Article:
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Secret Societies of the Middle Ages

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Author Topic: Secret Societies of the Middle Ages  (Read 1722 times)
Trena Alloway
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Posts: 2386

« Reply #45 on: January 04, 2009, 11:32:25 pm »

When Hoolagoo, after the conclusion of his campaign against Roodbar, retired to Hamadan, where he had left his children, he took with him Rukn-ed-deen, whom he continued to treat with kindness. Here the Assassin prince became enamoured of a Mongol maiden of the very lowest class. He asked permission of Hoolagoo to espouse her, and, by the directions of that prince, the wedding was celebrated with great solemnity. He next craved to be sent to the court of Mangoo Khan. Hoolagoo, though surprised at this request, acceded to it also, and gave him a corps of Mongols as an escort. He at the same time directed him to order on his way the garrison of Kirdkoh, who still held out, to surrender, and demolish the fortress. Rukn-ed-deen, as he passed by Kirdkoh, did as directed, but sent at the same time a private message to the governor to hold out as long as possible. Arrived at Kara-Kooroom, the residence of the khan, he was not admitted to an audience, but the following message was delivered to him:--"Thus saith Mangoo: Since thou affectest to be obedient to us, wherefore has not the castle of Kirdkoh been delivered up? Go back, and demolish all the castles which remain; then mayest thou be partaker of the honour of viewing our imperial countenance." Rukn-ed-deen was obliged to return, and, soon after he had crossed the Oxus, his escort, making him dismount under pretext of an entertainment, ran him through with their swords.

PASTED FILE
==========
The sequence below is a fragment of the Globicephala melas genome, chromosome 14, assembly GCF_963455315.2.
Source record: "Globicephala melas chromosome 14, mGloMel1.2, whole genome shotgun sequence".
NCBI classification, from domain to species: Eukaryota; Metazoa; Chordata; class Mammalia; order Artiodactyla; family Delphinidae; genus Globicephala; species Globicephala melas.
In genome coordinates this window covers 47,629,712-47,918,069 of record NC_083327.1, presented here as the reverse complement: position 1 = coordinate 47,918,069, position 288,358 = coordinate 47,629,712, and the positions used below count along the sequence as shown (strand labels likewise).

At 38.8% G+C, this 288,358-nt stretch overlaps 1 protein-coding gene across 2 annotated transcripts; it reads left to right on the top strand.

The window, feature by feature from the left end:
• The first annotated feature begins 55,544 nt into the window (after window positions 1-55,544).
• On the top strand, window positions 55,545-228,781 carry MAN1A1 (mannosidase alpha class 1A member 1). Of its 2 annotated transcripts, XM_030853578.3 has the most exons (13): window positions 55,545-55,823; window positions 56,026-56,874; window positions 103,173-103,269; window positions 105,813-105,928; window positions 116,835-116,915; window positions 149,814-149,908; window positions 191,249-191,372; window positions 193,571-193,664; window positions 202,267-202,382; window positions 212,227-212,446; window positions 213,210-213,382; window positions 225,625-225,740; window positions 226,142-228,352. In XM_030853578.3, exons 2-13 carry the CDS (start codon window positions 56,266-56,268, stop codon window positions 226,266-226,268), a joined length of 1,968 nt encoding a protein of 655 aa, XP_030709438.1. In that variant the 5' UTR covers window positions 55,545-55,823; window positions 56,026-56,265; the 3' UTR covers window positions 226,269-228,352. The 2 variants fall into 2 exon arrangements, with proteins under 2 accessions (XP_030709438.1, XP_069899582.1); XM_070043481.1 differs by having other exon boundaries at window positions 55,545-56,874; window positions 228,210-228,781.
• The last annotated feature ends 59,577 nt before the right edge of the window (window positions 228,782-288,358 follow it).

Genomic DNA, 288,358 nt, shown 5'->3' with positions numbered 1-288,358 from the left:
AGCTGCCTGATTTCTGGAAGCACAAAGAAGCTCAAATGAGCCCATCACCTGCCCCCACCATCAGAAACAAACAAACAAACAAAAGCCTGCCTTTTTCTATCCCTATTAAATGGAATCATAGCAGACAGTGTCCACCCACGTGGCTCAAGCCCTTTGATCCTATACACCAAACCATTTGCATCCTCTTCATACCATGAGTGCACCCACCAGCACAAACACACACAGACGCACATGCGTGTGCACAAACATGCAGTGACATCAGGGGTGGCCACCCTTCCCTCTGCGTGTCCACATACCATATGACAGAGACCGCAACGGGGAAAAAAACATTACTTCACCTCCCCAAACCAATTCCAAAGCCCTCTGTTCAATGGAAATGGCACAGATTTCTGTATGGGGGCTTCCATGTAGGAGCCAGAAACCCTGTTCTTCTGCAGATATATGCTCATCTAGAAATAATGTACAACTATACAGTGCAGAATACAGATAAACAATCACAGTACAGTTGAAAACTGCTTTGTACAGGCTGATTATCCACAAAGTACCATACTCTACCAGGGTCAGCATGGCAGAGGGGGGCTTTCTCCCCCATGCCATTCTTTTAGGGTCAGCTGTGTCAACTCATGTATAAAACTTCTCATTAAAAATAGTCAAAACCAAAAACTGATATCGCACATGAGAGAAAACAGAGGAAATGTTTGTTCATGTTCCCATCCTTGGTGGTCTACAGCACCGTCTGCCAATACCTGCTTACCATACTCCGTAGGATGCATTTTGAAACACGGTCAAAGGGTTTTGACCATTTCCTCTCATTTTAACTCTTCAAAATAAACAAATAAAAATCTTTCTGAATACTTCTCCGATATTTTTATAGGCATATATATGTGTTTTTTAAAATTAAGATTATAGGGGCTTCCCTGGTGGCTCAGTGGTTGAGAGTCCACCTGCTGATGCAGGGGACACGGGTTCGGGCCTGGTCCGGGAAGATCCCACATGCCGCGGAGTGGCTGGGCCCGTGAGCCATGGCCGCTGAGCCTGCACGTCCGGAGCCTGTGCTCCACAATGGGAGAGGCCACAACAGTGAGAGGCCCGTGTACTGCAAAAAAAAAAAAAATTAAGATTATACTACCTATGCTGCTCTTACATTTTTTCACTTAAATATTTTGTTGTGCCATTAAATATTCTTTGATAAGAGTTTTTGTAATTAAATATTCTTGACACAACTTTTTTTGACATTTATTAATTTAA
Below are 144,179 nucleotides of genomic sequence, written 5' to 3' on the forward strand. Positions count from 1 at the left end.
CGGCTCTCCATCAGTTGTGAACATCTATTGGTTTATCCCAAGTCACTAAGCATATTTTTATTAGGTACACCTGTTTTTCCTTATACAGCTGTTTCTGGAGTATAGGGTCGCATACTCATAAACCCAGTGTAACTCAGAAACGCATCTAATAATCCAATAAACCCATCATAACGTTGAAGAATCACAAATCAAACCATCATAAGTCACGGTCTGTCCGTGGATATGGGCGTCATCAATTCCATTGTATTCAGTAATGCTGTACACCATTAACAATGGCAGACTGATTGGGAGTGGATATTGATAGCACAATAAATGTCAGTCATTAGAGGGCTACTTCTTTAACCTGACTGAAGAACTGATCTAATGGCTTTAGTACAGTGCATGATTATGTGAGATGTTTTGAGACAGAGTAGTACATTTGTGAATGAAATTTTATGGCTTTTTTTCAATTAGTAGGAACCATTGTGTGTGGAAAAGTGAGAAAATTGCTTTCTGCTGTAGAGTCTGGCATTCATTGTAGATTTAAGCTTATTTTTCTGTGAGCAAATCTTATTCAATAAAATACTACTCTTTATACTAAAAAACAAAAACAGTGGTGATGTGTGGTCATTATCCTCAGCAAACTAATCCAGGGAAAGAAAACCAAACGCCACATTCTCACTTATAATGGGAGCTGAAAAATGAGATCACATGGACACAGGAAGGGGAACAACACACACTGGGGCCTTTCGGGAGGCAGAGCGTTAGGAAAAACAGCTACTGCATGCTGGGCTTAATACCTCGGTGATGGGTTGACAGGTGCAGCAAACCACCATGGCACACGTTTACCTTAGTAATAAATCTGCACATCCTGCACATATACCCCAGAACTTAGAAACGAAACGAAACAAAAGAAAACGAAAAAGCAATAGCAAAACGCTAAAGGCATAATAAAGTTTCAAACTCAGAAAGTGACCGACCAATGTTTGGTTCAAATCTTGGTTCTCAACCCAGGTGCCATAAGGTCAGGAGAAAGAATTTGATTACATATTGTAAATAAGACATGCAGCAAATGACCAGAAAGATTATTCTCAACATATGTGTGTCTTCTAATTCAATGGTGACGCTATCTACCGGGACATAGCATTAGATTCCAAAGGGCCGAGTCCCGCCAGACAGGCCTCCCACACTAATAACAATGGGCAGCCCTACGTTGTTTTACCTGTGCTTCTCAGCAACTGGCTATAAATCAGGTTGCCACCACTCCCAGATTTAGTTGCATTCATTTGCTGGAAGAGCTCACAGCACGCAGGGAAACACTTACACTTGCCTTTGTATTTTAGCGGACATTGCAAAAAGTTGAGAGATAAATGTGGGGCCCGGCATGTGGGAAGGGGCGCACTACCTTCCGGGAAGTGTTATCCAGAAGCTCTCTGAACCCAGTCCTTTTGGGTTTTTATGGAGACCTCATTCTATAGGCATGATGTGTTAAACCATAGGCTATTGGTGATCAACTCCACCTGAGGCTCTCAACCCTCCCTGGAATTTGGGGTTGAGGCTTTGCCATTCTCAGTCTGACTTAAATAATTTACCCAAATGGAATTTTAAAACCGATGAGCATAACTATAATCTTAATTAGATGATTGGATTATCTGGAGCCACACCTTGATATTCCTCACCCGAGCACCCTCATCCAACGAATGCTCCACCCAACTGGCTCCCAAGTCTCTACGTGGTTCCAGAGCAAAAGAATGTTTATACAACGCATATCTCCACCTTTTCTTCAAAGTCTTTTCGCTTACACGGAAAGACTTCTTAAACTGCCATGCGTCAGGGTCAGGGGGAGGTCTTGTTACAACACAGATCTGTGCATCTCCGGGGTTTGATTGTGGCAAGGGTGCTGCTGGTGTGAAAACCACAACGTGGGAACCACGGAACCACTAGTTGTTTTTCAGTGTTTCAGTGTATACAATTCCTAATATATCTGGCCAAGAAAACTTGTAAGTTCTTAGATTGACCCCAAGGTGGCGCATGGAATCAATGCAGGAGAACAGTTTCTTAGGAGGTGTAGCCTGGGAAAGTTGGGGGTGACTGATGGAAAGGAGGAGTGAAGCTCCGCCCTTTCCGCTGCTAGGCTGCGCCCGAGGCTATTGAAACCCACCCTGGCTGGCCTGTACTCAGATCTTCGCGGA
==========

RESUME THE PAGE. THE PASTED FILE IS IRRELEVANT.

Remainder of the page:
Mangoo Khan was determined to exterminate the whole race of the Ismaïlites, and orders to that effect

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had already reached Hoolagoo, who was only waiting to execute them till Kirdkoh should have surrendered. As the garrison of that place continued obstinate, he no longer ventured to delay. Orders for indiscriminate massacre were issued, and 12,000 Ismaïlites soon fell as victims. The process was short; wherever a member of the society was met he was, without any trial, ordered to kneel down, and his head instantly rolled on the ground. Hoolagoo sent one of his vizirs to Casveen, where the family of Rukn-ed-deen were residing, and the whole of them were put to death, except two (females it is said), who were reserved to glut the vengeance of the princess Boolghan Khaloon, whose father Jagatai had perished by the daggers of the Assassins

The siege of Kirdkoh was committed by Hoolagoo (who was now on his march to Bagdad to put an end to the empire of the khalifs) to the princes of Mazenderân and Ruyan. The castle held out for three years, and the siege was rendered remarkable by the following curious occurrence:--It was in the beginning of the spring when a poet named Koorbee of Ruyan came to the camp. He began to sing, in the dialect of Taberistan, a celebrated popular song of the spring, beginning with these lines:--

When the sun from the fish to the ram doth return,
Spring's banner waves high on the breeze of the morn. *